Prince Sultan University (PSU) launched Saudi Arabia’s first experiential philanthropy course in partnership with Mr Khaled Juffali and Mrs Olfat Almutlaq, the King Khalid Foundation, and Northeastern University. The course will enable students to experience the power of philanthropy by making grants to charitable organizations in Riyadh.
Experiential philanthropy education integrates authentic grant making into an academic course to enhance students’ understanding of the history, role, and effective practice of philanthropy in their society and the qualities of successful nonprofit and charitable organizations.  By giving students responsibility for a decision that will have real world consequences in their community, experiential philanthropy courses nurture their sense of civic responsibility and commitment to charitable giving and volunteerism over the course of their lifetime. EPE models vary between universities, but students are typically entrusted with a fixed sum of money- often thousands of dollars- to award to one non-profit organizations through a group-based decision- making process. The winning organization will be granted a total sum of $20,000 ($10,000 from Juffali’s + $10,000 from KKF).

1. To introduce students to the role of philanthropy and non-profit organizations in Saudi society and
2. To demonstrate their relationships to corporate social responsibility in order to
3. To promote effective giving and civic engagement by individuals and business. 

Grant giving process
I. Selecting a Funding Priority: What issue must applicants be working on?
II. Defining the Pool of potential Grantees: Who can apply?
III. Site visit: Proposal.
IV. Evaluating Proposals: How will students evaluate proposals? What due diligence must they conduct?
V. Selecting Guarantee(s): What will the final selection process include?
VI. Awarding Grant(s): How will grantees be notified? How will they receive the money?

  • Real money: EPE courses involve real money, with real consequences.
  • Competitive Process: Enough organizations must be invited to apply for their to be a legitimate competitive process, but not so many that students cannot review all their application materials.
  • Shared Curriculum: The course curriculum should create a level playing field and provide sufficient information for all students to participate as equals. The process works best when everyone has a voice.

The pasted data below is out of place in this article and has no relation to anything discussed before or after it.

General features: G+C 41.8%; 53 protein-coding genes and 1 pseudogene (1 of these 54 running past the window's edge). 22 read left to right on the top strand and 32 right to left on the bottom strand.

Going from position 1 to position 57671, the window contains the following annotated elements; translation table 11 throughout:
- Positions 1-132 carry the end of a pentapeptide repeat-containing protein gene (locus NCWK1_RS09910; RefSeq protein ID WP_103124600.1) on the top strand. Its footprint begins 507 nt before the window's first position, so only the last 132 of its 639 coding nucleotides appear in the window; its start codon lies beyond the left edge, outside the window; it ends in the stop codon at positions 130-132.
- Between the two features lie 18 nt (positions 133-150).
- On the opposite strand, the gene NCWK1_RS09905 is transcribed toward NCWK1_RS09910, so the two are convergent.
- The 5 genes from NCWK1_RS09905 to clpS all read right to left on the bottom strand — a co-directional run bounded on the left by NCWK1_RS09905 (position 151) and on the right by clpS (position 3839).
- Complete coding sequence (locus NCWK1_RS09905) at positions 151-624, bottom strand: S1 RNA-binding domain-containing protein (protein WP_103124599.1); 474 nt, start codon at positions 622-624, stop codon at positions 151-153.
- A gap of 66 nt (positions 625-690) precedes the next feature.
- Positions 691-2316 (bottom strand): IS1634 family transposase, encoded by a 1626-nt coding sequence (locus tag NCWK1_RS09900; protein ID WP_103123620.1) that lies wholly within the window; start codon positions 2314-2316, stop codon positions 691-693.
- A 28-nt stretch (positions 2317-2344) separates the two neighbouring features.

• Student Autonomy: The responsibility for decision making falls on the students, and their autonomy must be protected from the interests or preferences of the teacher, university, or donor. 
  • Student-developed Rubric: Students should select the criteria they will use to make their decisions and agree to a process before they begin reviewing applications. 
  • Site Visit: Whenever possible, students should visit at least the highest ranked organizations they are considering in order to see firsthand the qualities that cannot be conveyed on paper.  
  • Consensus: to the fullest extent possible, decision making should be managed through consensus, rather than voting, to avoid students becoming entrenched in positions simply to “win” rather than remaining open-minded and willing to learn from others perspective.  
  • Personal Reflection: Many students will be challenged by the new intellectual, social, ethical, interpersonal, and practical dilemmas they face in an EPE course. Writing personal reflection essays can be a constructive way for them to articulate and grapple with these dilemmas, and for the instructor to gauge how the course is going.  
  • Award Ceremony: Many courses end with a celebratory event where the grants are awarded, often with members of the university faculty or administration. This ceremony is a celebration of the students and the grantees accomplishments, as well as an opportunity to showcase the EPE program and acknowledge the donor funding the course. 

For more information about this course
Course Supervisor: Dr. Yazeed M. Alfakhri 
Email: yalfakhri@psu.edu.sa​